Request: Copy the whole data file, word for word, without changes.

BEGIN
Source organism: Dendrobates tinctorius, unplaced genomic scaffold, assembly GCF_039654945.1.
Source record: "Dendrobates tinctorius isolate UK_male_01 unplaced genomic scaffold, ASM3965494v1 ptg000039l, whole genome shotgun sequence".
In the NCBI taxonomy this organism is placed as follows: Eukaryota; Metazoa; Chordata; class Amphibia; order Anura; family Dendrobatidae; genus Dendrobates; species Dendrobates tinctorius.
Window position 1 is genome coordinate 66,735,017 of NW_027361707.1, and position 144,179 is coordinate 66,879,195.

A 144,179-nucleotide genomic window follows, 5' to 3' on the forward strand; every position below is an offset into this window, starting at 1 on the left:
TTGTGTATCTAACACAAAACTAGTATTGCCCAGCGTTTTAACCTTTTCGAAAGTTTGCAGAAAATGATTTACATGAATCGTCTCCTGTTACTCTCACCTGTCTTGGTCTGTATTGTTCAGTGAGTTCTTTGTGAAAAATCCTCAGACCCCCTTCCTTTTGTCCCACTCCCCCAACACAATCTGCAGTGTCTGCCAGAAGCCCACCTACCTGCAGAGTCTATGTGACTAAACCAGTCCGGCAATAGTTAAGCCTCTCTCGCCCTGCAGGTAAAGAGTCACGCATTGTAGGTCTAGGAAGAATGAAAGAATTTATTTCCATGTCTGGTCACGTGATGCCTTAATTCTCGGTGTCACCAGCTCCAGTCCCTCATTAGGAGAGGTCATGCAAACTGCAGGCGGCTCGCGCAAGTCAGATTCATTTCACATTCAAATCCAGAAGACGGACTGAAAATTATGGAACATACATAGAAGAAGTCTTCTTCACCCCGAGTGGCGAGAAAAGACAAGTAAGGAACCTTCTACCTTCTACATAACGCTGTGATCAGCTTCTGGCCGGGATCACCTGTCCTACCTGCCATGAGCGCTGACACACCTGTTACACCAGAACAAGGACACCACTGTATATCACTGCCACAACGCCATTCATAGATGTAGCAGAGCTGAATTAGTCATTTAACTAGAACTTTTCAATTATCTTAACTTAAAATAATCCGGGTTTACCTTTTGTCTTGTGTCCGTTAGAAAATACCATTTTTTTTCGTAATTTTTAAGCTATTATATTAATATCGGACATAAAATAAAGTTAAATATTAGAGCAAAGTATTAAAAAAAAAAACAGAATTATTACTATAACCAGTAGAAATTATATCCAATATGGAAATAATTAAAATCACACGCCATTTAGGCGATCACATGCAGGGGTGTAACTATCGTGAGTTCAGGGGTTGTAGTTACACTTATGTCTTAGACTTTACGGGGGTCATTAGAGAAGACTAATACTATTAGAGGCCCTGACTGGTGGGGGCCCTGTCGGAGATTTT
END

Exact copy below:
Source organism: Dendrobates tinctorius, unplaced genomic scaffold, assembly GCF_039654945.1.
Source record: "Dendrobates tinctorius isolate UK_male_01 unplaced genomic scaffold, ASM3965494v1 ptg000039l, whole genome shotgun sequence".
In the NCBI taxonomy this organism is placed as follows: Eukaryota; Metazoa; Chordata; class Amphibia; order Anura; family Dendrobatidae; genus Dendrobates; species Dendrobates tinctorius.
Window position 1 is genome coordinate 66,735,017 of NW_027361707.1, and position 144,179 is coordinate 66,879,195.

A 144,179-nucleotide genomic window follows, 5' to 3' on the forward strand; every position below is an offset into this window, starting at 1 on the left:
TTGTGTATCTAACACAAAACTAGTATTGCCCAGCGTTTTAACCTTTTCGAAAGTTTGCAGAAAATGATTTACATGAATCGTCTCCTGTTACTCTCACCTGTCTTGGTCTGTATTGTTCAGTGAGTTCTTTGTGAAAAATCCTCAGACCCCCTTCCTTTTGTCCCACTCCCCCAACACAATCTGCAGTGTCTGCCAGAAGCCCACCTACCTGCAGAGTCTATGTGACTAAACCAGTCCGGCAATAGTTAAGCCTCTCTCGCCCTGCAGGTAAAGAGTCACGCATTGTAGGTCTAGGAAGAATGAAAGAATTTATTTCCATGTCTGGTCACGTGATGCCTTAATTCTCGGTGTCACCAGCTCCAGTCCCTCATTAGGAGAGGTCATGCAAACTGCAGGCGGCTCGCGCAAGTCAGATTCATTTCACATTCAAATCCAGAAGACGGACTGAAAATTATGGAACATACATAGAAGAAGTCTTCTTCACCCCGAGTGGCGAGAAAAGACAAGTAAGGAACCTTCTACCTTCTACATAACGCTGTGATCAGCTTCTGGCCGGGATCACCTGTCCTACCTGCCATGAGCGCTGACACACCTGTTACACCAGAACAAGGACACCACTGTATATCACTGCCACAACGCCATTCATAGATGTAGCAGAGCTGAATTAGTCATTTAACTAGAACTTTTCAATTATCTTAACTTAAAATAATCCGGGTTTACCTTTTGTCTTGTGTCCGTTAGAAAATACCATTTTTTTTCGTAATTTTTAAGCTATTATATTAATATCGGACATAAAATAAAGTTAAATATTAGAGCAAAGTATTAAAAAAAAAAACAGAATTATTACTATAACCAGTAGAAATTATATCCAATATGGAAATAATTAAAATCACACGCCATTTAGGCGATCACATGCAGGGGTGTAACTATCGTGAGTTCAGGGGTTGTAGTTACACTTATGTCTTAGACTTTACGGGGGTCATTAGAGAAGACTAATACTATTAGAGGCCCTGACTGGTGGGGGCCCTGTCGGAGATTTT